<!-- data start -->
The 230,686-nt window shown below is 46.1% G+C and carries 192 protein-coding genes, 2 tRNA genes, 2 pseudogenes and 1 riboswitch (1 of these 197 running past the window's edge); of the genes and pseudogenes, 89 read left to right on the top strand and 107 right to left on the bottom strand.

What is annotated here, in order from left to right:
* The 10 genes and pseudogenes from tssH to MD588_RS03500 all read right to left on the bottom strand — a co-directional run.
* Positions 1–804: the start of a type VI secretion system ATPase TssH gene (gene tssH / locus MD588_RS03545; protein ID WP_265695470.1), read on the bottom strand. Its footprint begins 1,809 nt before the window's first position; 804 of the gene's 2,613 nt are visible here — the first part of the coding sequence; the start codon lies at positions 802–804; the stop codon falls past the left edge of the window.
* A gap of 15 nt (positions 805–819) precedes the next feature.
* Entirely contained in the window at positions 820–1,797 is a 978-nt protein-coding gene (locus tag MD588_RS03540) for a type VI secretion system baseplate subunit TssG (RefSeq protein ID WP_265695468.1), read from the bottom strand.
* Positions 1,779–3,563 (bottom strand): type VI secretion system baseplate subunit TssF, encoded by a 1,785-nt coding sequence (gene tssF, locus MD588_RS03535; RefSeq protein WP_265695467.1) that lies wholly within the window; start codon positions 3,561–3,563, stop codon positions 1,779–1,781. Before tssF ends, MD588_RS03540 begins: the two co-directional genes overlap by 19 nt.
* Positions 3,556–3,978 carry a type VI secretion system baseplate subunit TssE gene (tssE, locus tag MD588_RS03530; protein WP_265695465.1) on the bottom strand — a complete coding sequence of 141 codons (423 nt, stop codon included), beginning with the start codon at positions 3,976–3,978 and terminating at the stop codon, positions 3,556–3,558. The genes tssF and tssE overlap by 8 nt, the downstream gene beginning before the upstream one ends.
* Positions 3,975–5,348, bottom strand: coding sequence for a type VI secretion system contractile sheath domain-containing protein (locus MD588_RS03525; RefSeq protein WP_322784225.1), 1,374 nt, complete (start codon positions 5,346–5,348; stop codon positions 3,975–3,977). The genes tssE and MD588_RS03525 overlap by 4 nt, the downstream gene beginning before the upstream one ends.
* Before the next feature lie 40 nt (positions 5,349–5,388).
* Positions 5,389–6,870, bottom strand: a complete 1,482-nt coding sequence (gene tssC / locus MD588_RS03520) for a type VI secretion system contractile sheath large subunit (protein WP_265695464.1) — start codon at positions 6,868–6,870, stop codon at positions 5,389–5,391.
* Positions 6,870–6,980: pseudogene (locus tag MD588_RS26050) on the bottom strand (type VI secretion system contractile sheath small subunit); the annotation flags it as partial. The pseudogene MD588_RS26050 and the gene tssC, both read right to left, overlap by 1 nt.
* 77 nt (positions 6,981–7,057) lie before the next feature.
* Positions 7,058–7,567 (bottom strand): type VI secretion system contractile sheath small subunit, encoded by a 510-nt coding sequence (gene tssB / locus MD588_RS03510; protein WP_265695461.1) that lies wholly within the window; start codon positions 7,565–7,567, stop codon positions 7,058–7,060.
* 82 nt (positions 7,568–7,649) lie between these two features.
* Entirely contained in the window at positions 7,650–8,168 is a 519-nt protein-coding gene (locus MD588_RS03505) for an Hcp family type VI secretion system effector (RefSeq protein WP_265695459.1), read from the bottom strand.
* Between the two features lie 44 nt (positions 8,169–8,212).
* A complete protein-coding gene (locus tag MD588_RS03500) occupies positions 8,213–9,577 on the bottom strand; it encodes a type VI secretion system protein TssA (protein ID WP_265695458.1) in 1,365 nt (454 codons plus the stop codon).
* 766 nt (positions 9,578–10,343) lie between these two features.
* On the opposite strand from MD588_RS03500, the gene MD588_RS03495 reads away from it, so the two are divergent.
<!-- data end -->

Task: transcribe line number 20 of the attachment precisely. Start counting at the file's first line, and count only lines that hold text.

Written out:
* On the opposite strand from MD588_RS03500, the gene MD588_RS03495 reads away from it, so the two are divergent.